What do millennials want? A look at Deloitte’s latest millennial survey
Every generation is impacted by the events we experience, and millennials and Generation Z members are no exception. In an effort to better understand younger workers, Deloitte has been surveying millennials around the world every year since 2012. The latest survey findings, released on May 20, 2019, describe millennials as the “generation disrupted.”
While previous surveys had included only millennials with college degrees who were employed in large private sector organizations, this year’s survey of 13,000 millennials in 43 countries also included respondents without college degrees, or who were unemployed. About one-third of respondents were unemployed (31%), or lacked a college degree (34%). Like last year’s survey, the 2019 survey also included 3,000 Generation Z members in 10 countries, including some who were participating in the gig economy.
This year’s respondents had a record low level of economic and social/political optimism, combined with a lack of faith in social institutions. Many members of both generations had a front-row seat when their parents – who had been loyal to employers – lost their jobs and life savings in the 2008 stock market crash.
As the survey authors point out, the last decade has been marked by unevenness in economic improvements, increased tribalism, the dissolution of the long-held social contract between employer and employee, technology changes that disrupt patterns of work, and the development of an always-on, always-connected online world that simultaneously connects and isolates us. Many of us are still feeling the effects of the 2008 recession.
In previous years, when asked if they expected economic conditions to improve in their countries in the next year, at least 40% of survey respondents were optimistic. This year, only 26% were hopeful for improvement. About half of millennials believe that any future income gains they personally receive – whether from raises or better jobs – will be fully consumed by increased costs.
While these younger generations are no less ambitious than older folks, they are putting the traditional “success markers,” such as buying a house and having children, on hold. Instead, their priorities are traveling and seeing the world above earning a high salary or owning a house. They would rather make a positive impact on the world than have children.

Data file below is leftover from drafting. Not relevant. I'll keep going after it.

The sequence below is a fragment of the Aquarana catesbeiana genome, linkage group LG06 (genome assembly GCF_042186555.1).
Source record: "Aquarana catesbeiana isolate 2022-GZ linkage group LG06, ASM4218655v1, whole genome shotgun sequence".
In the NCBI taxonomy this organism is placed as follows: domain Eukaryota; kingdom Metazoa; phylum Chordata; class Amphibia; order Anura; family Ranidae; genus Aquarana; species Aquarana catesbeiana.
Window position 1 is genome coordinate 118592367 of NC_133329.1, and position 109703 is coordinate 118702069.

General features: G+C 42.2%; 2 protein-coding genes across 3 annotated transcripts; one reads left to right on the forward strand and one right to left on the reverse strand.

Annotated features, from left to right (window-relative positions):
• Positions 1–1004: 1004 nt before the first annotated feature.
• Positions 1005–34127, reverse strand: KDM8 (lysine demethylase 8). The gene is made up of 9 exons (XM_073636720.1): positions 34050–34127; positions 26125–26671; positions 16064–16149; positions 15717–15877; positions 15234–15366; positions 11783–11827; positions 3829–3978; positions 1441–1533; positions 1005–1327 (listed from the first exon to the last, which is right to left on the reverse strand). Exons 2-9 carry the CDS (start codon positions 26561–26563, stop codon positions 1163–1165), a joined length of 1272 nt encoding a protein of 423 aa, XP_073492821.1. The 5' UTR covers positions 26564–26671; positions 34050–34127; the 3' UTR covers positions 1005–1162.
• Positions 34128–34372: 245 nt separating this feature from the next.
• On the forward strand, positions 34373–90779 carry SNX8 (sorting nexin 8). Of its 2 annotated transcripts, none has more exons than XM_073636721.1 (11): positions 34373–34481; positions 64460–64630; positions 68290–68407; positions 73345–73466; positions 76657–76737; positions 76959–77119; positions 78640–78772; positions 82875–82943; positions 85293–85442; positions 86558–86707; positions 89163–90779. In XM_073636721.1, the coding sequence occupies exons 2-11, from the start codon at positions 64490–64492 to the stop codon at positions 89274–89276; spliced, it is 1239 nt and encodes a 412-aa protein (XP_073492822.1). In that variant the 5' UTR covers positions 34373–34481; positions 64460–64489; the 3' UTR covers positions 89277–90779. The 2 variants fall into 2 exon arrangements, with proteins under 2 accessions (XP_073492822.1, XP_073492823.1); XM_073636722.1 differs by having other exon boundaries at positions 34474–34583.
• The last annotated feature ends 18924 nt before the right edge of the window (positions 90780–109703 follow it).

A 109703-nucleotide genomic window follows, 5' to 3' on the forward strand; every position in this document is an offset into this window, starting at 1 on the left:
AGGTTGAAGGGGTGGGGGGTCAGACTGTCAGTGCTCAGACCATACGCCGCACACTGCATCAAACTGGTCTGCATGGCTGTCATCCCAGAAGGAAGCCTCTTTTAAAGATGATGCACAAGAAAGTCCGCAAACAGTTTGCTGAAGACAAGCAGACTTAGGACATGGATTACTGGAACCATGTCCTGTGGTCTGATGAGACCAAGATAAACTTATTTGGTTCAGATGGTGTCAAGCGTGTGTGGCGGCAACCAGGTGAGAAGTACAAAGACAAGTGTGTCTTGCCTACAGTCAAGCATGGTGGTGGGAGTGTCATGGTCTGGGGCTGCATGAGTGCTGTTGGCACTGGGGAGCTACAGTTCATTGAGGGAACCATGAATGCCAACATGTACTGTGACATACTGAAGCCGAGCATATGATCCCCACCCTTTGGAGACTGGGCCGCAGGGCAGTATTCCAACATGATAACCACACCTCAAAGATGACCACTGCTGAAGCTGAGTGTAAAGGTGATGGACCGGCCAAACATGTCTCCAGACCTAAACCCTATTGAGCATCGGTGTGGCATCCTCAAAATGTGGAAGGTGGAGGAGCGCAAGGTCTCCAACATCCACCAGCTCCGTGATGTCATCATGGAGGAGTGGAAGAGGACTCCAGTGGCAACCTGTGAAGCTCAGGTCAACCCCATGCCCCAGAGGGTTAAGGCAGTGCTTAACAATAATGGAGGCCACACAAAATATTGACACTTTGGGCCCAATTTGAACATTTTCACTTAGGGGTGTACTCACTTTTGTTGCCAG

Business has an image problem
When asked what they think businesses should try to achieve, the top three responses from Millennials were produce high quality goods and services (36%), generate jobs/provide employment (35%), and enhance livelihoods of its employees (33%). However, businesses are falling short in meeting those expectations. According to millennials, the top three things that businesses actually achieve are generate profit (55%), innovate (33%), and drive efficiency (31%). Only 37% of millennials believe that business leaders are making a positive impact on the world.
A need for upskilling, but who will take responsibility?
Technology is changing the way nearly everyone does their work, and those changes require new skills. Only about one in five respondents reported that they already have the skills and knowledge they’ll need to thrive in the future. Millennials put the onus on business as the biggest provider of training, while Generation Z members – who may still be in college – said that it was educational institutions who should help the most.
However, according to a 2019 Deloitte survey of global C-suite executives, responsibility for upskilling rests with individuals, government, and schools, rather than on business. Given this disconnect, perhaps it’s not surprising that lack of learning and development opportunities was among the top three reasons cited by both millennials and Generation Z members who were planning to leave their current job within two years.
A competitive advantage in retaining millennials
Keeping millennials and younger workers requires a different strategy than just moving them up the career ladder over time. Firm owners and our clients might consider how offering additional training and guidance might set them apart from businesses that don’t.
While those extra costs may seem like a luxury, here’s an exchange I’ve heard many times that might demonstrate the value: A CFO asks the CEO, “What happens if we give our staff this additional training and they leave in two years?” The CEO answers, “What happens if don’t give our staff this training, and in two years, they’re still here?”
Echoing previous survey results, this latest iteration by Deloitte notes that millennials and Generation Z members also want work that is personally satisfying and protects the planet. Since these younger workers now make up the majority of the global workforce, future-looking advisors should pay close attention to building businesses that reflect the values of millennials and Generation Z!